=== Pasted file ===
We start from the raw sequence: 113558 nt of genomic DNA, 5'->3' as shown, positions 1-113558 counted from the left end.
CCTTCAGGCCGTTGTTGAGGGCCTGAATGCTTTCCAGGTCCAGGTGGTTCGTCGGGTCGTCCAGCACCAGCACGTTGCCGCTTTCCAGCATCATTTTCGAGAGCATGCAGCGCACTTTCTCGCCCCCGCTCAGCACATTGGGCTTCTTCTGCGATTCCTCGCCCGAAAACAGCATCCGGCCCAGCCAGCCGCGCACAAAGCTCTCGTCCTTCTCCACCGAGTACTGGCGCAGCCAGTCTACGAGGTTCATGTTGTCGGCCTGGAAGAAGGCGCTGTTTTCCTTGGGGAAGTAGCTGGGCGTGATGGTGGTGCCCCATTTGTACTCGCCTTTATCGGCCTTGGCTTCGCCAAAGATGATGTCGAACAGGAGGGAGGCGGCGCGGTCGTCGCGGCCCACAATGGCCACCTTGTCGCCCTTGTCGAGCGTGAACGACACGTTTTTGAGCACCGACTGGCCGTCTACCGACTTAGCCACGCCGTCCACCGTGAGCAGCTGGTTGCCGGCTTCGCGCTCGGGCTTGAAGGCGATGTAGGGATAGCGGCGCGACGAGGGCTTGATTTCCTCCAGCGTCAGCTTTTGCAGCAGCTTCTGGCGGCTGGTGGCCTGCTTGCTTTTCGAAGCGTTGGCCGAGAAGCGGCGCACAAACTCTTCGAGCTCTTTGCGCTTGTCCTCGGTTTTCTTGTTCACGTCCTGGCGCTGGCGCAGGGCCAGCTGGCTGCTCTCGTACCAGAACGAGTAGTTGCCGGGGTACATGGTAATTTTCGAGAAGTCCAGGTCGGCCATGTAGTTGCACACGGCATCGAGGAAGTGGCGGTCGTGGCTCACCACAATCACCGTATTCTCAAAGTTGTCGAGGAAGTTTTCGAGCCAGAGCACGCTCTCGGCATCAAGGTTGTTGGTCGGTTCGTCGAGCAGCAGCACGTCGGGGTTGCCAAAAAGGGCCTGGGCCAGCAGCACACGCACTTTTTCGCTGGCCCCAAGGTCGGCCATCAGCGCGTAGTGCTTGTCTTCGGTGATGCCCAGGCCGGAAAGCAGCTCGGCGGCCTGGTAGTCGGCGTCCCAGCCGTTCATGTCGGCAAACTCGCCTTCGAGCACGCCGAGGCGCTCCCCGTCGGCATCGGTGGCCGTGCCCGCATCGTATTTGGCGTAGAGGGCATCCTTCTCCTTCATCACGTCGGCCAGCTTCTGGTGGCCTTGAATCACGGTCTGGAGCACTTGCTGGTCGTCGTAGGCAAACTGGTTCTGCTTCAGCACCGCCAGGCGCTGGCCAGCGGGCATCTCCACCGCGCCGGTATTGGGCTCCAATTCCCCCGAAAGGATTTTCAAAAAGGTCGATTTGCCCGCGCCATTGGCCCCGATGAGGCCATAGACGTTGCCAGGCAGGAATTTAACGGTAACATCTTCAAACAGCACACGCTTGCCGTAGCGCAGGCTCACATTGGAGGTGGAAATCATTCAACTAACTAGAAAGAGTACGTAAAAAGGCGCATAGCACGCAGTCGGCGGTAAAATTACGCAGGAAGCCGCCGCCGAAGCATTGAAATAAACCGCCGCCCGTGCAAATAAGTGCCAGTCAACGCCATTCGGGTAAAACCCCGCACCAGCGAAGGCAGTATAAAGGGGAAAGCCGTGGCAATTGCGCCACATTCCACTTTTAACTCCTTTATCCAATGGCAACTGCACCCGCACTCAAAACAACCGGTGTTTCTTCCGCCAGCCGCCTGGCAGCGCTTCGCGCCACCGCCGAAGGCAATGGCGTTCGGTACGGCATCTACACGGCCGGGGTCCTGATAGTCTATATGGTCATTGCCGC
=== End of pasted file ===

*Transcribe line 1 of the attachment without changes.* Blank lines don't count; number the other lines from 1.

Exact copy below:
We start from the raw sequence: 113558 nt of genomic DNA, 5'->3' as shown, positions 1-113558 counted from the left end.